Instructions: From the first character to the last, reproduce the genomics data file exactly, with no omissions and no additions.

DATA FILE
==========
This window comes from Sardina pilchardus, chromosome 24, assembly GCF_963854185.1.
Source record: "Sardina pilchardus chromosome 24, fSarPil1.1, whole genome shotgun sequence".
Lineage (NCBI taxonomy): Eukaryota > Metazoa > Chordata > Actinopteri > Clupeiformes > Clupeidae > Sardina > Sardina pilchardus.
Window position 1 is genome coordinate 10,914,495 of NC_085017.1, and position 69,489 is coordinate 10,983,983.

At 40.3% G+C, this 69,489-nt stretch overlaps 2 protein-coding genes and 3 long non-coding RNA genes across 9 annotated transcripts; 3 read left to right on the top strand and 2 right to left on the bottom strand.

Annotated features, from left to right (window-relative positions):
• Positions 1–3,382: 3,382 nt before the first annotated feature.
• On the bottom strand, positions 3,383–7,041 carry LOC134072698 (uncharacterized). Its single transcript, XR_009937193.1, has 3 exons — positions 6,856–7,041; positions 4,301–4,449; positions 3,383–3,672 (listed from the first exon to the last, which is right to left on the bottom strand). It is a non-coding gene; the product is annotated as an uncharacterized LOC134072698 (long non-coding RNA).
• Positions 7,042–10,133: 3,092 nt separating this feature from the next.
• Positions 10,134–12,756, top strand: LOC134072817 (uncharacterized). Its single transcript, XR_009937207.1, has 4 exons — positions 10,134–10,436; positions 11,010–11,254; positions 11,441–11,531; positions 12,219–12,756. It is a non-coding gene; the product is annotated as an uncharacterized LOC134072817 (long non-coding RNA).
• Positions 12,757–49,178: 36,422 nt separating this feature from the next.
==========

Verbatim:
This window comes from Sardina pilchardus, chromosome 24, assembly GCF_963854185.1.
Source record: "Sardina pilchardus chromosome 24, fSarPil1.1, whole genome shotgun sequence".
Lineage (NCBI taxonomy): Eukaryota > Metazoa > Chordata > Actinopteri > Clupeiformes > Clupeidae > Sardina > Sardina pilchardus.
Window position 1 is genome coordinate 10,914,495 of NC_085017.1, and position 69,489 is coordinate 10,983,983.

At 40.3% G+C, this 69,489-nt stretch overlaps 2 protein-coding genes and 3 long non-coding RNA genes across 9 annotated transcripts; 3 read left to right on the top strand and 2 right to left on the bottom strand.

Annotated features, from left to right (window-relative positions):
• Positions 1–3,382: 3,382 nt before the first annotated feature.
• On the bottom strand, positions 3,383–7,041 carry LOC134072698 (uncharacterized). Its single transcript, XR_009937193.1, has 3 exons — positions 6,856–7,041; positions 4,301–4,449; positions 3,383–3,672 (listed from the first exon to the last, which is right to left on the bottom strand). It is a non-coding gene; the product is annotated as an uncharacterized LOC134072698 (long non-coding RNA).
• Positions 7,042–10,133: 3,092 nt separating this feature from the next.
• Positions 10,134–12,756, top strand: LOC134072817 (uncharacterized). Its single transcript, XR_009937207.1, has 4 exons — positions 10,134–10,436; positions 11,010–11,254; positions 11,441–11,531; positions 12,219–12,756. It is a non-coding gene; the product is annotated as an uncharacterized LOC134072817 (long non-coding RNA).
• Positions 12,757–49,178: 36,422 nt separating this feature from the next.